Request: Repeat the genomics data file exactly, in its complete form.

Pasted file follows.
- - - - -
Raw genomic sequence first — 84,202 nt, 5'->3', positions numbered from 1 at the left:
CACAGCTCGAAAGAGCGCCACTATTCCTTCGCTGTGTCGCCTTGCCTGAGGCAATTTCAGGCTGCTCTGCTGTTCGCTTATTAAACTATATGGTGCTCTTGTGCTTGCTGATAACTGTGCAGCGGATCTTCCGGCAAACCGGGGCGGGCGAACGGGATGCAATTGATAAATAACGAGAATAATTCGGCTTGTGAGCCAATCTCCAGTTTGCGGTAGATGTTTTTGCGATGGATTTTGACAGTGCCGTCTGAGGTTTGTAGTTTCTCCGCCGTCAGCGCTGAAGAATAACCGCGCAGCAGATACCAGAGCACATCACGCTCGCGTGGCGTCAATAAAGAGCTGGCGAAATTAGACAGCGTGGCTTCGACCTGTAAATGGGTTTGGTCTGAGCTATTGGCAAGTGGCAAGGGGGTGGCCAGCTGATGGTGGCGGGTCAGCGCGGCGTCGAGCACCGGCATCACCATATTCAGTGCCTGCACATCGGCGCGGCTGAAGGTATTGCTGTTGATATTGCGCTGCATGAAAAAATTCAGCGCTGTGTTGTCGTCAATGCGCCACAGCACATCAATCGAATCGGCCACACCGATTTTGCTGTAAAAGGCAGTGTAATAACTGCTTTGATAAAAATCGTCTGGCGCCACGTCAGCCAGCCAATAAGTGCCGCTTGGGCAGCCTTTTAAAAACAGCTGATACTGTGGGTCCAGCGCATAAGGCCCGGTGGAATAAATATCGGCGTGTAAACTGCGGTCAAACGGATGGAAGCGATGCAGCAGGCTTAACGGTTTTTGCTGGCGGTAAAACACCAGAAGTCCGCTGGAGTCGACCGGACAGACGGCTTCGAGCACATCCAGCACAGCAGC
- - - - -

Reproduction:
Raw genomic sequence first — 84,202 nt, 5'->3', positions numbered from 1 at the left:
CACAGCTCGAAAGAGCGCCACTATTCCTTCGCTGTGTCGCCTTGCCTGAGGCAATTTCAGGCTGCTCTGCTGTTCGCTTATTAAACTATATGGTGCTCTTGTGCTTGCTGATAACTGTGCAGCGGATCTTCCGGCAAACCGGGGCGGGCGAACGGGATGCAATTGATAAATAACGAGAATAATTCGGCTTGTGAGCCAATCTCCAGTTTGCGGTAGATGTTTTTGCGATGGATTTTGACAGTGCCGTCTGAGGTTTGTAGTTTCTCCGCCGTCAGCGCTGAAGAATAACCGCGCAGCAGATACCAGAGCACATCACGCTCGCGTGGCGTCAATAAAGAGCTGGCGAAATTAGACAGCGTGGCTTCGACCTGTAAATGGGTTTGGTCTGAGCTATTGGCAAGTGGCAAGGGGGTGGCCAGCTGATGGTGGCGGGTCAGCGCGGCGTCGAGCACCGGCATCACCATATTCAGTGCCTGCACATCGGCGCGGCTGAAGGTATTGCTGTTGATATTGCGCTGCATGAAAAAATTCAGCGCTGTGTTGTCGTCAATGCGCCACAGCACATCAATCGAATCGGCCACACCGATTTTGCTGTAAAAGGCAGTGTAATAACTGCTTTGATAAAAATCGTCTGGCGCCACGTCAGCCAGCCAATAAGTGCCGCTTGGGCAGCCTTTTAAAAACAGCTGATACTGTGGGTCCAGCGCATAAGGCCCGGTGGAATAAATATCGGCGTGTAAACTGCGGTCAAACGGATGGAAGCGATGCAGCAGGCTTAACGGTTTTTGCTGGCGGTAAAACACCAGAAGTCCGCTGGAGTCGACCGGACAGACGGCTTCGAGCACATCCAGCACAGCAGC